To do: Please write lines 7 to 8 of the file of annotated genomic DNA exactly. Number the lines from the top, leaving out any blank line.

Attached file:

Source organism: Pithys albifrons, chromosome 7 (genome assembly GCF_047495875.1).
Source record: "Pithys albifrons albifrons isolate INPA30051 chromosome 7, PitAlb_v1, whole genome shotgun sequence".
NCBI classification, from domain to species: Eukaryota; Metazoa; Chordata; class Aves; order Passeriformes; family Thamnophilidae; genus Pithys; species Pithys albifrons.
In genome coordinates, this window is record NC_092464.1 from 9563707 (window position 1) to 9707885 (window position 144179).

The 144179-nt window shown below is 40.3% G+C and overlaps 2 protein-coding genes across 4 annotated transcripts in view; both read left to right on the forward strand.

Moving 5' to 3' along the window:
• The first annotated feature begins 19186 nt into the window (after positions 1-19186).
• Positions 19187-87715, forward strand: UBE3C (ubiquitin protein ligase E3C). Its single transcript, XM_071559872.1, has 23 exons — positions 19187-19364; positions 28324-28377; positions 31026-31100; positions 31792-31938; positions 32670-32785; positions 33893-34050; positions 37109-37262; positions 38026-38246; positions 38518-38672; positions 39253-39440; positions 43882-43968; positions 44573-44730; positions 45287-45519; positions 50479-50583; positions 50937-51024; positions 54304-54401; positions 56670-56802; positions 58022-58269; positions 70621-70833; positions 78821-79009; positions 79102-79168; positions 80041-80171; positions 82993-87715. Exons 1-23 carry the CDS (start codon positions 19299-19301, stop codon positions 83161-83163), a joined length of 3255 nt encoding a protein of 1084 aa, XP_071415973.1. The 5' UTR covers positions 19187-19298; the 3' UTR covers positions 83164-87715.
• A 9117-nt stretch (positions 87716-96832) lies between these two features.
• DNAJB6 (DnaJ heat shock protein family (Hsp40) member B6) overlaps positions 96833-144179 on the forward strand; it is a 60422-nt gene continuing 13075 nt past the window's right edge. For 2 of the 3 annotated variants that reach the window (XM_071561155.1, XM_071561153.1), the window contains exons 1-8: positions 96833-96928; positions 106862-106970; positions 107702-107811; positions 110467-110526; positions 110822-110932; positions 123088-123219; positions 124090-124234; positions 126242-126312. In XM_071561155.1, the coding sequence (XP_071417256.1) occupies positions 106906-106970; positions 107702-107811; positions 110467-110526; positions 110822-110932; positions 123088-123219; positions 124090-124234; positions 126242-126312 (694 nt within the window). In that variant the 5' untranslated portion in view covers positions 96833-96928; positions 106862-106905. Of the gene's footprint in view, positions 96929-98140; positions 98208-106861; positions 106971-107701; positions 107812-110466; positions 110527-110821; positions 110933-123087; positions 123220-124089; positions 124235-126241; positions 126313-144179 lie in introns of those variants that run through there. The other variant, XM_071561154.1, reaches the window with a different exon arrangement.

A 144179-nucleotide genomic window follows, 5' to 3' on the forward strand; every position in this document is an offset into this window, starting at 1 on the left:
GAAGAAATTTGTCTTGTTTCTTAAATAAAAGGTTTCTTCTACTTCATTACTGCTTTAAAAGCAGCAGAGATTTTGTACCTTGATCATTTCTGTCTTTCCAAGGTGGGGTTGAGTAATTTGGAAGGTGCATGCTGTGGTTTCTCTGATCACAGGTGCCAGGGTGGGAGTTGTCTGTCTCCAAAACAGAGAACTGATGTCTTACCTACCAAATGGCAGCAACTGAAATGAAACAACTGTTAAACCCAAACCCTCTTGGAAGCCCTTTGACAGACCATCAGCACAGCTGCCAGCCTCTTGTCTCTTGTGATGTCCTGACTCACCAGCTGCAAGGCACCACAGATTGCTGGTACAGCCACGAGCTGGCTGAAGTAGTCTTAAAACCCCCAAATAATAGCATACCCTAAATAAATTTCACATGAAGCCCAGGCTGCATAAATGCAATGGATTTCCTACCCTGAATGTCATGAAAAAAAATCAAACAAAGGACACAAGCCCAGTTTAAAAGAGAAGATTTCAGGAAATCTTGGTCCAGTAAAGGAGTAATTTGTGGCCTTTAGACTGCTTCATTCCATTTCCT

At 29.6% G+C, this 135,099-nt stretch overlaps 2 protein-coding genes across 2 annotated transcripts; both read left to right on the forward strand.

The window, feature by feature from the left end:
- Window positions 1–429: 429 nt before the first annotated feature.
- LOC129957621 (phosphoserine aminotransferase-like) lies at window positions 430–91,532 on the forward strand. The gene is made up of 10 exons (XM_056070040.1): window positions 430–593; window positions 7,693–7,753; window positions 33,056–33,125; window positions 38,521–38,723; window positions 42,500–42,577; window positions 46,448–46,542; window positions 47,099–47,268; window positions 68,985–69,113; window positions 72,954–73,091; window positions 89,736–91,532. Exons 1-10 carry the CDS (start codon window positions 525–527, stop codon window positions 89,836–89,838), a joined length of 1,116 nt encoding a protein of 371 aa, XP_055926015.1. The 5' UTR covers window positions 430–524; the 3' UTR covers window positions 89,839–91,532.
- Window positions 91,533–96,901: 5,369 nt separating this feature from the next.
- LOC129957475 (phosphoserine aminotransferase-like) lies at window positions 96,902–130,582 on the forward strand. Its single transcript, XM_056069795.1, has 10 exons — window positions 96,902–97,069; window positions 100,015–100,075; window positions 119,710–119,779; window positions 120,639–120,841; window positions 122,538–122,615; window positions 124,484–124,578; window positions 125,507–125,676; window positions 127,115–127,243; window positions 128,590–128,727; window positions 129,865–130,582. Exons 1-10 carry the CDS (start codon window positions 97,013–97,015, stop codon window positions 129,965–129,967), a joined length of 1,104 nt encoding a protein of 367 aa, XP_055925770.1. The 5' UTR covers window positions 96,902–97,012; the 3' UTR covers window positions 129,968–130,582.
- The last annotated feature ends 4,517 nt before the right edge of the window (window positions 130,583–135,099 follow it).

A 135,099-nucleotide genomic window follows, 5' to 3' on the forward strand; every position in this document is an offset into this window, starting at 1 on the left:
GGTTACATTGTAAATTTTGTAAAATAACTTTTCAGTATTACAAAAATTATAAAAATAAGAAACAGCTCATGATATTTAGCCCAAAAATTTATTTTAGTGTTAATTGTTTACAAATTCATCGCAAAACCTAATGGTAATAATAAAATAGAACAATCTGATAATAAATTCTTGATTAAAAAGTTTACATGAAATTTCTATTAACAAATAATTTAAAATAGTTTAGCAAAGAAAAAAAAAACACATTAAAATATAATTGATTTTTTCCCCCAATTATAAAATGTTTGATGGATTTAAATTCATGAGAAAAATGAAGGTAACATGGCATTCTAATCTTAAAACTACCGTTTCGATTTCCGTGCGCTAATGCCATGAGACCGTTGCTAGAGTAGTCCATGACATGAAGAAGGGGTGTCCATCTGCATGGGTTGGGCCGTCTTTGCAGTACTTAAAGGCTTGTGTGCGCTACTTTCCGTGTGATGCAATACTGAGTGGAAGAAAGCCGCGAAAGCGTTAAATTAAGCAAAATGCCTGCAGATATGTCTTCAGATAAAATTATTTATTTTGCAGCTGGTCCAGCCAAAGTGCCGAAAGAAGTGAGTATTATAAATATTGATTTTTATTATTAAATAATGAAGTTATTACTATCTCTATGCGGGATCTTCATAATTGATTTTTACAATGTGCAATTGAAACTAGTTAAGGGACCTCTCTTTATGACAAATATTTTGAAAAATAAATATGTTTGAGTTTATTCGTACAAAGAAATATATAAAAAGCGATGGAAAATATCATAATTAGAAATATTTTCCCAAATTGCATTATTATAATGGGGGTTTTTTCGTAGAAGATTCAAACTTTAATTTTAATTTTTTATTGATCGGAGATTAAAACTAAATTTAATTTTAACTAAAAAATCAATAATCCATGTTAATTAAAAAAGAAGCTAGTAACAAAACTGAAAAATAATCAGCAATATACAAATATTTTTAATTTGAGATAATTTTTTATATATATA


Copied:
• The first annotated feature begins 19186 nt into the window (after positions 1-19186).
• Positions 19187-87715, forward strand: UBE3C (ubiquitin protein ligase E3C). Its single transcript, XM_071559872.1, has 23 exons — positions 19187-19364; positions 28324-28377; positions 31026-31100; positions 31792-31938; positions 32670-32785; positions 33893-34050; positions 37109-37262; positions 38026-38246; positions 38518-38672; positions 39253-39440; positions 43882-43968; positions 44573-44730; positions 45287-45519; positions 50479-50583; positions 50937-51024; positions 54304-54401; positions 56670-56802; positions 58022-58269; positions 70621-70833; positions 78821-79009; positions 79102-79168; positions 80041-80171; positions 82993-87715. Exons 1-23 carry the CDS (start codon positions 19299-19301, stop codon positions 83161-83163), a joined length of 3255 nt encoding a protein of 1084 aa, XP_071415973.1. The 5' UTR covers positions 19187-19298; the 3' UTR covers positions 83164-87715.